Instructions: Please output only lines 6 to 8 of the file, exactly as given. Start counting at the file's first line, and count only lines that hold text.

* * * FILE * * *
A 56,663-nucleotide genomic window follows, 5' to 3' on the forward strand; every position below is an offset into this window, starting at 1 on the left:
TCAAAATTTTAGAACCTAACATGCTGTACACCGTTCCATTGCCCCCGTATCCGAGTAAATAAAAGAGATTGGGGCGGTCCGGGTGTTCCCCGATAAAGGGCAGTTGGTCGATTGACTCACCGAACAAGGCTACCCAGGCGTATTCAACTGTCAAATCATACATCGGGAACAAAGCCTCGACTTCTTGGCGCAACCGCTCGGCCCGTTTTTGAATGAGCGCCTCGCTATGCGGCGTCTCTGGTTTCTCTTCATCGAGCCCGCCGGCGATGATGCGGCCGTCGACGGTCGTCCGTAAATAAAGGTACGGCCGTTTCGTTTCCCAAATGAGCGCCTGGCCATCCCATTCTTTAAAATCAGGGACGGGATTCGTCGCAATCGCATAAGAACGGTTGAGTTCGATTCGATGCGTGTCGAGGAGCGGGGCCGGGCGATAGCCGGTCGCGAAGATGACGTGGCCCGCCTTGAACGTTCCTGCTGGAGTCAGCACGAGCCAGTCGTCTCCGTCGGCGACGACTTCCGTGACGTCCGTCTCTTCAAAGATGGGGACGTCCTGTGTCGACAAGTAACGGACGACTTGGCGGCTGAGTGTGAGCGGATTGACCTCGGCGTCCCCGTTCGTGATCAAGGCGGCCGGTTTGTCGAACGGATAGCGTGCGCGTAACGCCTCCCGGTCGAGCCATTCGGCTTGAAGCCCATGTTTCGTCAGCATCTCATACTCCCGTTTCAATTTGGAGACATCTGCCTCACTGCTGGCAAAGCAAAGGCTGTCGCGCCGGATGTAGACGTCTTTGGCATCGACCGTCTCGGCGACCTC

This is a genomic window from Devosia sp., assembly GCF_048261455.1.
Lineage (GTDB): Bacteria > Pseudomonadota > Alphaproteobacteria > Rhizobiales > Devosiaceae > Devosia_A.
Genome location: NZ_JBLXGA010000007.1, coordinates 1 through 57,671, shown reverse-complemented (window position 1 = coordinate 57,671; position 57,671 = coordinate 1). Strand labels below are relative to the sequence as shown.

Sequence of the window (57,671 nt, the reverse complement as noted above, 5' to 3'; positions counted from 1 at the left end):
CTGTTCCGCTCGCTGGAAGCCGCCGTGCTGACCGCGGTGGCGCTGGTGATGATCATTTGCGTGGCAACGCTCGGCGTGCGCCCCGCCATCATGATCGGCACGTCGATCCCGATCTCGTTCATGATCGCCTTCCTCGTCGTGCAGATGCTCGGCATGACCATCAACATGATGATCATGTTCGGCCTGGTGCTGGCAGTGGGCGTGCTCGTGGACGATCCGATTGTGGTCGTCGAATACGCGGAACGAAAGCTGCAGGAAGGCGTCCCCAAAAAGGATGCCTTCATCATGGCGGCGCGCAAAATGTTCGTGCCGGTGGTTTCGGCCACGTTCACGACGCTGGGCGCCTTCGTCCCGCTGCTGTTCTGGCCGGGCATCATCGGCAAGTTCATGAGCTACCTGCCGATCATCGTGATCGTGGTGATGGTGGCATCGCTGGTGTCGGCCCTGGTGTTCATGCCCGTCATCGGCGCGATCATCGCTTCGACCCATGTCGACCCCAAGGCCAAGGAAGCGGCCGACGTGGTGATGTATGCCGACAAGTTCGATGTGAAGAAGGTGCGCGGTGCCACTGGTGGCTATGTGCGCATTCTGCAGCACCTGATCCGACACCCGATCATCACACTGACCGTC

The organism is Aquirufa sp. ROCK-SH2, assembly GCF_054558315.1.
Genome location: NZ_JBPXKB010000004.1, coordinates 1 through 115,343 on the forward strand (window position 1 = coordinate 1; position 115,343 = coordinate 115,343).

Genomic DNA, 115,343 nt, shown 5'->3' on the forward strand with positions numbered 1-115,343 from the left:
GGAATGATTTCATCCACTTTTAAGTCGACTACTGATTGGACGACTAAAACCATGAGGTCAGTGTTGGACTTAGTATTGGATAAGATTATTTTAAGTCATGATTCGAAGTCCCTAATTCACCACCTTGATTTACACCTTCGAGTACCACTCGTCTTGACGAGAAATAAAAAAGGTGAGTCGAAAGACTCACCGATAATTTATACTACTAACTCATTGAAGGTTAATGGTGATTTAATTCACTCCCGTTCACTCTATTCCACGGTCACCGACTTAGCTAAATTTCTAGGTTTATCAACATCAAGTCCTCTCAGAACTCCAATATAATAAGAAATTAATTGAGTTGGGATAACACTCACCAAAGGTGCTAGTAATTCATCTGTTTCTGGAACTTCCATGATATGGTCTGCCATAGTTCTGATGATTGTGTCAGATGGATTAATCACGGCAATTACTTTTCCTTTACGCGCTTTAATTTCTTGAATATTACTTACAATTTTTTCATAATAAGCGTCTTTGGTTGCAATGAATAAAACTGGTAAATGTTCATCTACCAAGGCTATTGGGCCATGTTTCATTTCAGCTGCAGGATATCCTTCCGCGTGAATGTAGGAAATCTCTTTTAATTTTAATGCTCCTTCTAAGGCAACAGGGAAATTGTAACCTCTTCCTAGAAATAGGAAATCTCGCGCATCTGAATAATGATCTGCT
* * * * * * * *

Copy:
Sequence of the window (57,671 nt, the reverse complement as noted above, 5' to 3'; positions counted from 1 at the left end):
CTGTTCCGCTCGCTGGAAGCCGCCGTGCTGACCGCGGTGGCGCTGGTGATGATCATTTGCGTGGCAACGCTCGGCGTGCGCCCCGCCATCATGATCGGCACGTCGATCCCGATCTCGTTCATGATCGCCTTCCTCGTCGTGCAGATGCTCGGCATGACCATCAACATGATGATCATGTTCGGCCTGGTGCTGGCAGTGGGCGTGCTCGTGGACGATCCGATTGTGGTCGTCGAATACGCGGAACGAAAGCTGCAGGAAGGCGTCCCCAAAAAGGATGCCTTCATCATGGCGGCGCGCAAAATGTTCGTGCCGGTGGTTTCGGCCACGTTCACGACGCTGGGCGCCTTCGTCCCGCTGCTGTTCTGGCCGGGCATCATCGGCAAGTTCATGAGCTACCTGCCGATCATCGTGATCGTGGTGATGGTGGCATCGCTGGTGTCGGCCCTGGTGTTCATGCCCGTCATCGGCGCGATCATCGCTTCGACCCATGTCGACCCCAAGGCCAAGGAAGCGGCCGACGTGGTGATGTATGCCGACAAGTTCGATGTGAAGAAGGTGCGCGGTGCCACTGGTGGCTATGTGCGCATTCTGCAGCACCTGATCCGACACCCGATCATCACACTGACCGTC

The organism is Aquirufa sp. ROCK-SH2, assembly GCF_054558315.1.